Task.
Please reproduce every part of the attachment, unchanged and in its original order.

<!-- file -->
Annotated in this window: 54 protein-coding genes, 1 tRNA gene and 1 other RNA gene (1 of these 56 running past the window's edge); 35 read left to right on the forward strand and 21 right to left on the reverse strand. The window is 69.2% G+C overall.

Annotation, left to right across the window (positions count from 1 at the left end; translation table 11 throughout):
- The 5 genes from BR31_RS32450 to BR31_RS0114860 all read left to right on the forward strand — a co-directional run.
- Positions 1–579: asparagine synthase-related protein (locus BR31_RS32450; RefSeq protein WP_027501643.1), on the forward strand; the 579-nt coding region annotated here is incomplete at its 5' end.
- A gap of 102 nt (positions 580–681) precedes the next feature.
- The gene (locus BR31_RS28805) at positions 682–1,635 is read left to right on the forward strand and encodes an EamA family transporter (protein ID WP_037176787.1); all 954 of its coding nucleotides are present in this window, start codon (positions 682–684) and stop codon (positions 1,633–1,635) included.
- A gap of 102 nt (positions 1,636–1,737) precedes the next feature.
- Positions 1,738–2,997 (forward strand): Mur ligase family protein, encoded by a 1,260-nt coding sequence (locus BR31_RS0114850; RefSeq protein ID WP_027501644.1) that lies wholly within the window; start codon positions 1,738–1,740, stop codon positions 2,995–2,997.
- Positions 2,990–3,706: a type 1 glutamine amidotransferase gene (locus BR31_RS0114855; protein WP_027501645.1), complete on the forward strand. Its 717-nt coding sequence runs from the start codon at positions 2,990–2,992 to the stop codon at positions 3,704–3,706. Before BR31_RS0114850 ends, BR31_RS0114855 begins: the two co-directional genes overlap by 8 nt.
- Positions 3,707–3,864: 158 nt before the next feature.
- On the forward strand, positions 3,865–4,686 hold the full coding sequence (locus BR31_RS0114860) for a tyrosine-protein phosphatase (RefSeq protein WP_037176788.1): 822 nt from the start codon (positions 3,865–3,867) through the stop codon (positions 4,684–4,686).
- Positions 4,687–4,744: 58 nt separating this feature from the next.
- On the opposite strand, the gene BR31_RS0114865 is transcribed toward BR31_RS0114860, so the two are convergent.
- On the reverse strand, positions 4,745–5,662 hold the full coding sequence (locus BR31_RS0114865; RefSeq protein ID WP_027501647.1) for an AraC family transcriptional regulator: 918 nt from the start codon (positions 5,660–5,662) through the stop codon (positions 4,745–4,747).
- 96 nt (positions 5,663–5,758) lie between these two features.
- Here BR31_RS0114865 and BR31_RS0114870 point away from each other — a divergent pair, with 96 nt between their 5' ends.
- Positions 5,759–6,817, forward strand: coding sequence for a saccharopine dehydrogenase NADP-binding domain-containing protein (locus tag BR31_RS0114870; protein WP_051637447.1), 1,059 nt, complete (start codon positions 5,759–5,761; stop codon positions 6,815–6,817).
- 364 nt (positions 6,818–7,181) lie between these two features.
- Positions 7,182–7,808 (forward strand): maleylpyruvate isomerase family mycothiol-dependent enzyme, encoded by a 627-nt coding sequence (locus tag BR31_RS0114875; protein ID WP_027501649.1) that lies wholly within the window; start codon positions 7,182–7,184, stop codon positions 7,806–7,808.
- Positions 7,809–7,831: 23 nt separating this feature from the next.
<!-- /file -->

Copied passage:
Annotated in this window: 54 protein-coding genes, 1 tRNA gene and 1 other RNA gene (1 of these 56 running past the window's edge); 35 read left to right on the forward strand and 21 right to left on the reverse strand. The window is 69.2% G+C overall.

Annotation, left to right across the window (positions count from 1 at the left end; translation table 11 throughout):
- The 5 genes from BR31_RS32450 to BR31_RS0114860 all read left to right on the forward strand — a co-directional run.
- Positions 1–579: asparagine synthase-related protein (locus BR31_RS32450; RefSeq protein WP_027501643.1), on the forward strand; the 579-nt coding region annotated here is incomplete at its 5' end.
- A gap of 102 nt (positions 580–681) precedes the next feature.
- The gene (locus BR31_RS28805) at positions 682–1,635 is read left to right on the forward strand and encodes an EamA family transporter (protein ID WP_037176787.1); all 954 of its coding nucleotides are present in this window, start codon (positions 682–684) and stop codon (positions 1,633–1,635) included.
- A gap of 102 nt (positions 1,636–1,737) precedes the next feature.
- Positions 1,738–2,997 (forward strand): Mur ligase family protein, encoded by a 1,260-nt coding sequence (locus BR31_RS0114850; RefSeq protein ID WP_027501644.1) that lies wholly within the window; start codon positions 1,738–1,740, stop codon positions 2,995–2,997.
- Positions 2,990–3,706: a type 1 glutamine amidotransferase gene (locus BR31_RS0114855; protein WP_027501645.1), complete on the forward strand. Its 717-nt coding sequence runs from the start codon at positions 2,990–2,992 to the stop codon at positions 3,704–3,706. Before BR31_RS0114850 ends, BR31_RS0114855 begins: the two co-directional genes overlap by 8 nt.
- Positions 3,707–3,864: 158 nt before the next feature.
- On the forward strand, positions 3,865–4,686 hold the full coding sequence (locus BR31_RS0114860) for a tyrosine-protein phosphatase (RefSeq protein WP_037176788.1): 822 nt from the start codon (positions 3,865–3,867) through the stop codon (positions 4,684–4,686).
- Positions 4,687–4,744: 58 nt separating this feature from the next.
- On the opposite strand, the gene BR31_RS0114865 is transcribed toward BR31_RS0114860, so the two are convergent.
- On the reverse strand, positions 4,745–5,662 hold the full coding sequence (locus BR31_RS0114865; RefSeq protein ID WP_027501647.1) for an AraC family transcriptional regulator: 918 nt from the start codon (positions 5,660–5,662) through the stop codon (positions 4,745–4,747).
- 96 nt (positions 5,663–5,758) lie between these two features.
- Here BR31_RS0114865 and BR31_RS0114870 point away from each other — a divergent pair, with 96 nt between their 5' ends.
- Positions 5,759–6,817, forward strand: coding sequence for a saccharopine dehydrogenase NADP-binding domain-containing protein (locus tag BR31_RS0114870; protein WP_051637447.1), 1,059 nt, complete (start codon positions 5,759–5,761; stop codon positions 6,815–6,817).
- 364 nt (positions 6,818–7,181) lie between these two features.
- Positions 7,182–7,808 (forward strand): maleylpyruvate isomerase family mycothiol-dependent enzyme, encoded by a 627-nt coding sequence (locus tag BR31_RS0114875; protein ID WP_027501649.1) that lies wholly within the window; start codon positions 7,182–7,184, stop codon positions 7,806–7,808.
- Positions 7,809–7,831: 23 nt separating this feature from the next.